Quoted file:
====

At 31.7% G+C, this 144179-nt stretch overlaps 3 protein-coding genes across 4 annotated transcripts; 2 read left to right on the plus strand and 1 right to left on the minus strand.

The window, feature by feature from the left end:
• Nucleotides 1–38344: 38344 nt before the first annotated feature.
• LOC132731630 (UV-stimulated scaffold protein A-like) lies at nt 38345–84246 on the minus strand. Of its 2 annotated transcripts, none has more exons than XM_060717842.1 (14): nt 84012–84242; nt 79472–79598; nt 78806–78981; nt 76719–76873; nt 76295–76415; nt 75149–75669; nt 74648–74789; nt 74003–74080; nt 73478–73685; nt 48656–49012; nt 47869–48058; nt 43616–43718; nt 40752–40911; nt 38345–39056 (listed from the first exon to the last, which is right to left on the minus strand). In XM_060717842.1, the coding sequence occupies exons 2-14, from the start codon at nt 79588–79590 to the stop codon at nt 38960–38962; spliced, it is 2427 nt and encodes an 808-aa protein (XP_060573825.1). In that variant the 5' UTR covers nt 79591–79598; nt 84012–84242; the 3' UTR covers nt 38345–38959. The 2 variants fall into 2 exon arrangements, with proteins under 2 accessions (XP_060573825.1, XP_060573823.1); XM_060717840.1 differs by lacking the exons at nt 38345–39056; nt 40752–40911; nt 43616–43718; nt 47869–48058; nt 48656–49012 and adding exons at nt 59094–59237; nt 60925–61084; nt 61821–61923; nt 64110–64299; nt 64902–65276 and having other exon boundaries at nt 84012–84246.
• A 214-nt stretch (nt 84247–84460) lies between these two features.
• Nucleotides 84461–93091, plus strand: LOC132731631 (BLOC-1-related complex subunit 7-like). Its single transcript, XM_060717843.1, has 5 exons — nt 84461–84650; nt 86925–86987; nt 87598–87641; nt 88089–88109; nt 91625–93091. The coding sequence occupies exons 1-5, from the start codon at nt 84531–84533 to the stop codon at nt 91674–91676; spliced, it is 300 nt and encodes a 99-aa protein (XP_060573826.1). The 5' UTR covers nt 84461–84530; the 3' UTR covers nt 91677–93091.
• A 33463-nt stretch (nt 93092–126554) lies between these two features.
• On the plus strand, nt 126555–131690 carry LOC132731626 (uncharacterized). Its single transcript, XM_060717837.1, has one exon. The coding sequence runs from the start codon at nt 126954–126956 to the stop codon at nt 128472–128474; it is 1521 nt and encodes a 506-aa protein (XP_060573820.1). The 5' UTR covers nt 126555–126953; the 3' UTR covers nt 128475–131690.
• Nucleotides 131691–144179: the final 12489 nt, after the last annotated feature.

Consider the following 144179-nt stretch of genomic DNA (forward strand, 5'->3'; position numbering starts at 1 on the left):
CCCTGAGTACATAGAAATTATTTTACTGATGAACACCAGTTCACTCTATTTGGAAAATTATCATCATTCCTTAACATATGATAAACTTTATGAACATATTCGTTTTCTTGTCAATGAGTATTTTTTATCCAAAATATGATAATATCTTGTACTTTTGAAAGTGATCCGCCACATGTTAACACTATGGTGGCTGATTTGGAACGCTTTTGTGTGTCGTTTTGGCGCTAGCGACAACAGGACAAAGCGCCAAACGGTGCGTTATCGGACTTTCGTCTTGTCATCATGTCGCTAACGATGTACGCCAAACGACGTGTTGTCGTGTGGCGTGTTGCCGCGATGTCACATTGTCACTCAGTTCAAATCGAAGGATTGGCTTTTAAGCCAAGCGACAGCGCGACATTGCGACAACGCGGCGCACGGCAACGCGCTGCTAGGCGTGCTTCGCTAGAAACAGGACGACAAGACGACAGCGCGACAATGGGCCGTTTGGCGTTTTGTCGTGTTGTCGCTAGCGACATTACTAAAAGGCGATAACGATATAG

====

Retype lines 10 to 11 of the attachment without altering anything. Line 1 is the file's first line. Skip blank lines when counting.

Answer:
Consider the following 144179-nt stretch of genomic DNA (forward strand, 5'->3'; position numbering starts at 1 on the left):
CCCTGAGTACATAGAAATTATTTTACTGATGAACACCAGTTCACTCTATTTGGAAAATTATCATCATTCCTTAACATATGATAAACTTTATGAACATATTCGTTTTCTTGTCAATGAGTATTTTTTATCCAAAATATGATAATATCTTGTACTTTTGAAAGTGATCCGCCACATGTTAACACTATGGTGGCTGATTTGGAACGCTTTTGTGTGTCGTTTTGGCGCTAGCGACAACAGGACAAAGCGCCAAACGGTGCGTTATCGGACTTTCGTCTTGTCATCATGTCGCTAACGATGTACGCCAAACGACGTGTTGTCGTGTGGCGTGTTGCCGCGATGTCACATTGTCACTCAGTTCAAATCGAAGGATTGGCTTTTAAGCCAAGCGACAGCGCGACATTGCGACAACGCGGCGCACGGCAACGCGCTGCTAGGCGTGCTTCGCTAGAAACAGGACGACAAGACGACAGCGCGACAATGGGCCGTTTGGCGTTTTGTCGTGTTGTCGCTAGCGACATTACTAAAAGGCGATAACGATATAG